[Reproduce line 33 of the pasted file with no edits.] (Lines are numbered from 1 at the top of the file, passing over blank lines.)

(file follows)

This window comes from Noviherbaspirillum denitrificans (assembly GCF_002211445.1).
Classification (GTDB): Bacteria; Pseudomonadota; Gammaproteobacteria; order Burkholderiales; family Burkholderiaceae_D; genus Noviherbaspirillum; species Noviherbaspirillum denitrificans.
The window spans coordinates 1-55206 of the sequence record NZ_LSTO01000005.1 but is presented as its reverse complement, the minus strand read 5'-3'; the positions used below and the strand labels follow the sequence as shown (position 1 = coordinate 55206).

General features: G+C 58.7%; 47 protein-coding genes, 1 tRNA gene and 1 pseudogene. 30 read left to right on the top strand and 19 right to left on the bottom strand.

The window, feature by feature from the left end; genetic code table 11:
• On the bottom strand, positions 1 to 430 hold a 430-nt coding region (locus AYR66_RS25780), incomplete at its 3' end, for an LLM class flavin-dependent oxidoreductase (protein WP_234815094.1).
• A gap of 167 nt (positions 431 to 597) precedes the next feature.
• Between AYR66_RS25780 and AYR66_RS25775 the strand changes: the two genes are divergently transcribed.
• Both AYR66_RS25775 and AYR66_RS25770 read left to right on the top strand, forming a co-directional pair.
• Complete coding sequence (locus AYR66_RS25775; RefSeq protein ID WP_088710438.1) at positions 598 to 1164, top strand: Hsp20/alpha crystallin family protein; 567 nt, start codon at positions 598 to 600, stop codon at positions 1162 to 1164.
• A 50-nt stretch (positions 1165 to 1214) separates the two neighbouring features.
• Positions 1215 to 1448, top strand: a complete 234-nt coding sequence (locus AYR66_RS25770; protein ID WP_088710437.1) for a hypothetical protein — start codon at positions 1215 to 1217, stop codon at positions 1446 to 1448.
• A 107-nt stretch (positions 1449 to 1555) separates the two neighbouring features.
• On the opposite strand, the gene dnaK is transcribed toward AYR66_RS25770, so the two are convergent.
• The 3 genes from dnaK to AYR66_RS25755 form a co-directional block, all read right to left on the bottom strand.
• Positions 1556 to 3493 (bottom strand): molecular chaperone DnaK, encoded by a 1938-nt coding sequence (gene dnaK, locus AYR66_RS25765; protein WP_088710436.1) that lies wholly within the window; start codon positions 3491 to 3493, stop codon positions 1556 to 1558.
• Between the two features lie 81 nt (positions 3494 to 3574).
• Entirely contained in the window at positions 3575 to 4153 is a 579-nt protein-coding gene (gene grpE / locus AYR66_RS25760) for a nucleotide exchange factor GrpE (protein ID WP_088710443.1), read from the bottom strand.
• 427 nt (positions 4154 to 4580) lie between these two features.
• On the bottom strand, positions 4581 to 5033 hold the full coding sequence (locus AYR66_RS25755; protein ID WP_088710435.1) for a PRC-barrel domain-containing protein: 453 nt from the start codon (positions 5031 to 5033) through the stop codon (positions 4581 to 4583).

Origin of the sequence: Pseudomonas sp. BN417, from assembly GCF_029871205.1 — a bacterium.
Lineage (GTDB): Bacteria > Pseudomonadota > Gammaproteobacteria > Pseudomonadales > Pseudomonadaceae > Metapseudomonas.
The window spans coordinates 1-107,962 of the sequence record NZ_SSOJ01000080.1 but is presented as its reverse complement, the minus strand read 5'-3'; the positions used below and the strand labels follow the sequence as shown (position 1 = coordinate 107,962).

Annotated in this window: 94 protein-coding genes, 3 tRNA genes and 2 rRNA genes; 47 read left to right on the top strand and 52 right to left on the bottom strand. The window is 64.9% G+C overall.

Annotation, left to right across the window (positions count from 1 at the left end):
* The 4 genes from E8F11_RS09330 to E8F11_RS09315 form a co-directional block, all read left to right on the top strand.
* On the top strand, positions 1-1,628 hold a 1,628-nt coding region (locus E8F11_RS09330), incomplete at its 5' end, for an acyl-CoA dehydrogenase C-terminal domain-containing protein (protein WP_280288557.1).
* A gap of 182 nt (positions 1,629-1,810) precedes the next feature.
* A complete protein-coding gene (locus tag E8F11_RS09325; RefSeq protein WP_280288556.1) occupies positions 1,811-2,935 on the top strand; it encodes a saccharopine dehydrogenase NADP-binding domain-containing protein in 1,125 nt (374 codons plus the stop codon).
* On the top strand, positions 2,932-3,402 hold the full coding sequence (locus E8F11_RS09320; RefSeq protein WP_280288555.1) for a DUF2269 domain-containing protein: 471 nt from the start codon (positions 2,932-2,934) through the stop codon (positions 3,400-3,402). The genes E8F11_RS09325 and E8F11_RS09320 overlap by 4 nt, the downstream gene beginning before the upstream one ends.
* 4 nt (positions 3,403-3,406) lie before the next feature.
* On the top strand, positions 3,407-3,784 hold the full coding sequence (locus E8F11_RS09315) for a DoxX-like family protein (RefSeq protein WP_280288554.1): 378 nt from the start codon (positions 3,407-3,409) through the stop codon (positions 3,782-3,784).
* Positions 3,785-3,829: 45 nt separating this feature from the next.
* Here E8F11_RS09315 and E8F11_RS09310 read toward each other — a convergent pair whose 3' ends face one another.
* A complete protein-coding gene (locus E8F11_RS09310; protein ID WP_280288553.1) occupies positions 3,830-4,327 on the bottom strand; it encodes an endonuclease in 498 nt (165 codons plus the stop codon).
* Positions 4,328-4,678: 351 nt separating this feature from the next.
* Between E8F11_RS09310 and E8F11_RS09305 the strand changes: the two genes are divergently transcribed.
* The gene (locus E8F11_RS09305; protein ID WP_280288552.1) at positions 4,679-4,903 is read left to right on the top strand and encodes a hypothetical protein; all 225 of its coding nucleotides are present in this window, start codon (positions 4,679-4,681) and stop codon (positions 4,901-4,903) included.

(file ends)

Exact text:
* Positions 3,785-3,829: 45 nt separating this feature from the next.